The board of Chiquita Brands International said last night that a takeover bid by Brazilian juice maker Grupo Cutrale and investment firm Safra Group was "inadequate".
It again recommended shareholders back a tie-up with Irish rival Fyffes.
The board of US-based Chiquita said in a statement that Cutrale-Safra's definitive, $14 a share offer "is not in the best interests" of shareholders.
It said that shareholders have no assurances that the takeover proposal would remain available past October 24 should a vote on the Fyffes transaction fail.
"The Cutrale-Safra offer, in our judgment, is not a compelling alternative to ChiquitaFyffes as it limits the ability of Chiquita shareholders to realise the long-term value inherent in a combination," the statement said.
Chairwoman Kerrii B Anderson and chief executive Edward Lonergan said they are "always willing to give fair consideration to an increased offer by Cutrale-Safra."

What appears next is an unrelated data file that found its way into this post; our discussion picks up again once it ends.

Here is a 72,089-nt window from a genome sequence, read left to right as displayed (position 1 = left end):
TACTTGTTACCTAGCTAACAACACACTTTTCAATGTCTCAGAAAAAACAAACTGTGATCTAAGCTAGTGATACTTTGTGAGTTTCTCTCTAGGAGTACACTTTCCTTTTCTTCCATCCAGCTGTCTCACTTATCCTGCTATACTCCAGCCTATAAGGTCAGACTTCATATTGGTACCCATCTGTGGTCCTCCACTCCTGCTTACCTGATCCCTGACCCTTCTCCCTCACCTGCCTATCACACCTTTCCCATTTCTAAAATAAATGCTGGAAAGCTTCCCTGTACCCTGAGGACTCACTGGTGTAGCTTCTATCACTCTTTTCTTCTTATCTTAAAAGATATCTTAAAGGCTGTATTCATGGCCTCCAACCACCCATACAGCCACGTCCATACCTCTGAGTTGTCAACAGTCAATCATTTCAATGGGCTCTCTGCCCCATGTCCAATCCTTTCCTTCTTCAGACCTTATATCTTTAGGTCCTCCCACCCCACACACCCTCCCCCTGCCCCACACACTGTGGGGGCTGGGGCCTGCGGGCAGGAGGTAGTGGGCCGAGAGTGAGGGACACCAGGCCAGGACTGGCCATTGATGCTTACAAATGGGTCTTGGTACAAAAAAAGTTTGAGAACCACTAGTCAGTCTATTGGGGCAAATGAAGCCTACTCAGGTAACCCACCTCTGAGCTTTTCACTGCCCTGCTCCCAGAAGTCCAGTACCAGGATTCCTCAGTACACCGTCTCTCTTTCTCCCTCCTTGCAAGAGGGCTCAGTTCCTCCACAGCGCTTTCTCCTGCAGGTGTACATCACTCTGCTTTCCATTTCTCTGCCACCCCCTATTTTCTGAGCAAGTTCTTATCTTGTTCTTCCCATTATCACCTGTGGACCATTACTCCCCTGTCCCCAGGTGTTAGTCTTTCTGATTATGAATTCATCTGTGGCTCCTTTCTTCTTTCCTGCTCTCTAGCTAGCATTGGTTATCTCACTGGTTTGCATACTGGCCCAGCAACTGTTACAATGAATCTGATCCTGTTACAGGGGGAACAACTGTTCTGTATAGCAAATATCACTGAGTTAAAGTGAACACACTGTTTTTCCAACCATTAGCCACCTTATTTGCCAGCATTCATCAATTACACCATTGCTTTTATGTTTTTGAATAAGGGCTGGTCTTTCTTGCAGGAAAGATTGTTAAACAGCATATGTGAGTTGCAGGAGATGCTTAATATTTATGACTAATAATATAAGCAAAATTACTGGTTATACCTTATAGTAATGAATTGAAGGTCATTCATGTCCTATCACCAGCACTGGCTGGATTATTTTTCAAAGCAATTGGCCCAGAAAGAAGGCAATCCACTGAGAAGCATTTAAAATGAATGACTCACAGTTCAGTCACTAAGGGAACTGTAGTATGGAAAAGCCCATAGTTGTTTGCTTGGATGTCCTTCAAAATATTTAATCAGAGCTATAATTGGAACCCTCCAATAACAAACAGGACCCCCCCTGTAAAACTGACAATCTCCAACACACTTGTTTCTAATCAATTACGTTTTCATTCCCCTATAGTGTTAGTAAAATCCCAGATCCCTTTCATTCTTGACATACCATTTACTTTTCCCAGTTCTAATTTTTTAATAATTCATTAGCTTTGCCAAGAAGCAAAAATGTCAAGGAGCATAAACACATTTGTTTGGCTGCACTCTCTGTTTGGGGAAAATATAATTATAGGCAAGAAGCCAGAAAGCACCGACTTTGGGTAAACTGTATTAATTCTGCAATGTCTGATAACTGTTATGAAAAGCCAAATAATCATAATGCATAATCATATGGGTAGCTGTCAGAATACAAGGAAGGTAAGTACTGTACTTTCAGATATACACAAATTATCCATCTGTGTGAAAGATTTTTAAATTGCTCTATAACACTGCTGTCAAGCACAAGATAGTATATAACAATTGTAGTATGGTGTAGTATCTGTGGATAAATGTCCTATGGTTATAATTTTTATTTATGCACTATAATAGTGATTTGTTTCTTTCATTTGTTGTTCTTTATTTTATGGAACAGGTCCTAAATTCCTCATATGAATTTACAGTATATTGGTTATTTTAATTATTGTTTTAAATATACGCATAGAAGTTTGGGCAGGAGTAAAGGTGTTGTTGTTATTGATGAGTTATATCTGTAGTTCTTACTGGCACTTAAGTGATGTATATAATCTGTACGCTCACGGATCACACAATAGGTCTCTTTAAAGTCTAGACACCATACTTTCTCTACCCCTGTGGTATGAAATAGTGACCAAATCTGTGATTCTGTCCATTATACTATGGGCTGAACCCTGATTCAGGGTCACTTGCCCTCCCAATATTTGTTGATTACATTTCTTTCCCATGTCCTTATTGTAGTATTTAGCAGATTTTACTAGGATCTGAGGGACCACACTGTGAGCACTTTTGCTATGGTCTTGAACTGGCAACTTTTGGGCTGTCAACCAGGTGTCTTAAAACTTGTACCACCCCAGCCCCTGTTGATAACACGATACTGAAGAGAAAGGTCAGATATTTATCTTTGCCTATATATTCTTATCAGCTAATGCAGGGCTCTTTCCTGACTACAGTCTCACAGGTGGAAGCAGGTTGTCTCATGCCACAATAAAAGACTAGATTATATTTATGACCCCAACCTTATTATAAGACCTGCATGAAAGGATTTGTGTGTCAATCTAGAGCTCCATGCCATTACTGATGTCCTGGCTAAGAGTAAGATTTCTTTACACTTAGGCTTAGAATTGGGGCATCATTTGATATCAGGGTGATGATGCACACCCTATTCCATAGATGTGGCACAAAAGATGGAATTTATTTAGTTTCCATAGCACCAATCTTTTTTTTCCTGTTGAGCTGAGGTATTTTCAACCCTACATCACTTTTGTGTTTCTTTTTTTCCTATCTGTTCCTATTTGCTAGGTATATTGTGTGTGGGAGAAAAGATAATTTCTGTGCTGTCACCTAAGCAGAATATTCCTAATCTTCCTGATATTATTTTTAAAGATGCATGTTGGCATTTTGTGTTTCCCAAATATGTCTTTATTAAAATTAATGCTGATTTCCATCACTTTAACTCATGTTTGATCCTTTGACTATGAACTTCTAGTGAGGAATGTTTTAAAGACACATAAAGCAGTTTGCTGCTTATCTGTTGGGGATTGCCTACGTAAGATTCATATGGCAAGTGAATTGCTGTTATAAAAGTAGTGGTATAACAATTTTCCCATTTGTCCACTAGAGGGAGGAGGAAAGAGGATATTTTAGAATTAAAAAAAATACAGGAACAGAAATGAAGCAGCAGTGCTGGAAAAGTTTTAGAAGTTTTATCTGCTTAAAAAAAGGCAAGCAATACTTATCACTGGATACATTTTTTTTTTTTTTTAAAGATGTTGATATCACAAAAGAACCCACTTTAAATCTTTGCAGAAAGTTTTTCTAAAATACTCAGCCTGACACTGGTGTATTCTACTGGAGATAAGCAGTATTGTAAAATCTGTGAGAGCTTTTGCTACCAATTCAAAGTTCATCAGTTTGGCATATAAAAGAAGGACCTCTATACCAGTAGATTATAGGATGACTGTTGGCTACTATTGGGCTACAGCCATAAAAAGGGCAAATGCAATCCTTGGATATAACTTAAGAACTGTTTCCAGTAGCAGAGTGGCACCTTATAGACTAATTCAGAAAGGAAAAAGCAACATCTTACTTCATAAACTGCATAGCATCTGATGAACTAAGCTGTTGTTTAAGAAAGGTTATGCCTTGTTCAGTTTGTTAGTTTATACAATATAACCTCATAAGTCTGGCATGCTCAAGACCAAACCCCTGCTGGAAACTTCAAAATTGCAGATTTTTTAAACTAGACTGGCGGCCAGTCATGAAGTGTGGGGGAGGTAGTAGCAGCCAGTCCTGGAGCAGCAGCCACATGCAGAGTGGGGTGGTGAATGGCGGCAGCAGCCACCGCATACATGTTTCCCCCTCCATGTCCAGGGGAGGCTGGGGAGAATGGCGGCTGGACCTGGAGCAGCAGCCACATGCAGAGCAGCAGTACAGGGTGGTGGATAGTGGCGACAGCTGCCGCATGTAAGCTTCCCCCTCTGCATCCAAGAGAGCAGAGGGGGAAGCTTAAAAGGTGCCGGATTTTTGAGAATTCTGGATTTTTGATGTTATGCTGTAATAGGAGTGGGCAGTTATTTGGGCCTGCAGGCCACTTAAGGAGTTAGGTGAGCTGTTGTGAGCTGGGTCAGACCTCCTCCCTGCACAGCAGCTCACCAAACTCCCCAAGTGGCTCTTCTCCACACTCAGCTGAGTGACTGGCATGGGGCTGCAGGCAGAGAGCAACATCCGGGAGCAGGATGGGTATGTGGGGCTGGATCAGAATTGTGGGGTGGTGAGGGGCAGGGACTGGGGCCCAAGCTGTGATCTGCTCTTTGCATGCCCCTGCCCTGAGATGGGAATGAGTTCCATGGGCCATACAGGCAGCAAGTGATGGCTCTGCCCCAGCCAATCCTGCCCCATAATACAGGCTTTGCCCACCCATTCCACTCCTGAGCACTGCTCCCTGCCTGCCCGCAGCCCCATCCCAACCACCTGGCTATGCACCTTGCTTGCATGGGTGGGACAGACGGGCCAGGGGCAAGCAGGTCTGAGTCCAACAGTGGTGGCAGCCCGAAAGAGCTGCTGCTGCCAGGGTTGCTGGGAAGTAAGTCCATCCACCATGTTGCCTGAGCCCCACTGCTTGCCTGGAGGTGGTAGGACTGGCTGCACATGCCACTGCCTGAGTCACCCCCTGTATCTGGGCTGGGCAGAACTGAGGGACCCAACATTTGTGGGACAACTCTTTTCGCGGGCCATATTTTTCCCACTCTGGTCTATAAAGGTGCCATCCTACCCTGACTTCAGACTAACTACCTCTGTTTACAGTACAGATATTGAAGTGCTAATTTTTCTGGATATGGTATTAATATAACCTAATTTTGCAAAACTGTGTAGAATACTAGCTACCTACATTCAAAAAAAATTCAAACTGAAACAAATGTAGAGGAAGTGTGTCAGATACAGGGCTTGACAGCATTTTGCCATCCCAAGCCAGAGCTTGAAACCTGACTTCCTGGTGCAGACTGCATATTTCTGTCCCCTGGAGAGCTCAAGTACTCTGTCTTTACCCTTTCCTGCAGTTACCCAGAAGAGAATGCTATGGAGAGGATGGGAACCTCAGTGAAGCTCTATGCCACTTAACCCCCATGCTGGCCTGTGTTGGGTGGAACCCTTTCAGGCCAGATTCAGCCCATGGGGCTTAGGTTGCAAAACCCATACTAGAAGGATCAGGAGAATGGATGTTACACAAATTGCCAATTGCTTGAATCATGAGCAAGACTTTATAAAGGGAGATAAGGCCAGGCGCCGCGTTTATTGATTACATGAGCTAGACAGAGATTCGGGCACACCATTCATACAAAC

Chiquita estimates the present value of the future share price range of the combined company, which will be named ChiquitaFyffes, at between $15.46 and $20.01 under the assumption of growth in earnings before interest, tax, depreciation and amortisation of 5-15% next year.
On Wednesday, Cutrale-Safra offered $14 in cash per Chiquita share, valuing the company at $658m, or 12.4 times annual EBITDA.
Cutrale-Safra's definitive offer represents premiums of about 40% to Chiquita's August 8 closing share price and 19% to Chiquita's price based on revamped terms of the tie-up with Fyffes.
Anderson and Lonergan called on shareholders to vote for Chiquita's merger with Fyffes in next week's ballot.
Cutrale controls one-third of the world's trade of orange juice concentrate, while Safra Group is a global banking and investment conglomerate controlled by Lebanese-Brazilian financier Joseph Safra, the world's richest banker.
Chiquita and Fyffes agreed to merge in April to create the world's biggest banana supplier.
Fyffes, Chiquita, Fresh Del Monte Produce and Dole Food control the $7 billion banana market.